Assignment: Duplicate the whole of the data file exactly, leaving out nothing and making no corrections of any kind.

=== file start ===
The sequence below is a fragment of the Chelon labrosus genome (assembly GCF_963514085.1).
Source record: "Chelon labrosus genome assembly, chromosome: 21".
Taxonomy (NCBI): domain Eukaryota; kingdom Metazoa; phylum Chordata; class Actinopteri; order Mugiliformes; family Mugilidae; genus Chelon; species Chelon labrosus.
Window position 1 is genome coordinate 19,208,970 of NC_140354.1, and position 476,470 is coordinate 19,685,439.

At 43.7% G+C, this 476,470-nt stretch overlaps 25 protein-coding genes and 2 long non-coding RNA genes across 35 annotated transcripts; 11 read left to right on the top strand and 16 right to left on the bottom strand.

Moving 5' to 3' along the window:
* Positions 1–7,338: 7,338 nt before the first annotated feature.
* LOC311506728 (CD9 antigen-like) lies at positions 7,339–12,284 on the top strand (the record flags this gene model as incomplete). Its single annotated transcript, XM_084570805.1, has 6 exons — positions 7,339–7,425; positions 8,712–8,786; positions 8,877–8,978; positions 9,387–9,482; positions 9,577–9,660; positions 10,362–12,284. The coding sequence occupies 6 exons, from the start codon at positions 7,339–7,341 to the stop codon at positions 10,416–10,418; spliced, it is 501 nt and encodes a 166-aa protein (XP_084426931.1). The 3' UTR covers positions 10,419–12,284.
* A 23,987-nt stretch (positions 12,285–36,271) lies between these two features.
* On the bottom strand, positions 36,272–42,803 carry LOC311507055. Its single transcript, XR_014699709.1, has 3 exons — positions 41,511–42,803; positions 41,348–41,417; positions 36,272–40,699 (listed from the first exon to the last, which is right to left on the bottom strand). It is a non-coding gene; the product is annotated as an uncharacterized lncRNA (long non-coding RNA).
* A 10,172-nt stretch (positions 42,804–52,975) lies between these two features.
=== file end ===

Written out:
The sequence below is a fragment of the Chelon labrosus genome (assembly GCF_963514085.1).
Source record: "Chelon labrosus genome assembly, chromosome: 21".
Taxonomy (NCBI): domain Eukaryota; kingdom Metazoa; phylum Chordata; class Actinopteri; order Mugiliformes; family Mugilidae; genus Chelon; species Chelon labrosus.
Window position 1 is genome coordinate 19,208,970 of NC_140354.1, and position 476,470 is coordinate 19,685,439.

At 43.7% G+C, this 476,470-nt stretch overlaps 25 protein-coding genes and 2 long non-coding RNA genes across 35 annotated transcripts; 11 read left to right on the top strand and 16 right to left on the bottom strand.

Moving 5' to 3' along the window:
* Positions 1–7,338: 7,338 nt before the first annotated feature.
* LOC311506728 (CD9 antigen-like) lies at positions 7,339–12,284 on the top strand (the record flags this gene model as incomplete). Its single annotated transcript, XM_084570805.1, has 6 exons — positions 7,339–7,425; positions 8,712–8,786; positions 8,877–8,978; positions 9,387–9,482; positions 9,577–9,660; positions 10,362–12,284. The coding sequence occupies 6 exons, from the start codon at positions 7,339–7,341 to the stop codon at positions 10,416–10,418; spliced, it is 501 nt and encodes a 166-aa protein (XP_084426931.1). The 3' UTR covers positions 10,419–12,284.
* A 23,987-nt stretch (positions 12,285–36,271) lies between these two features.
* On the bottom strand, positions 36,272–42,803 carry LOC311507055. Its single transcript, XR_014699709.1, has 3 exons — positions 41,511–42,803; positions 41,348–41,417; positions 36,272–40,699 (listed from the first exon to the last, which is right to left on the bottom strand). It is a non-coding gene; the product is annotated as an uncharacterized lncRNA (long non-coding RNA).
* A 10,172-nt stretch (positions 42,804–52,975) lies between these two features.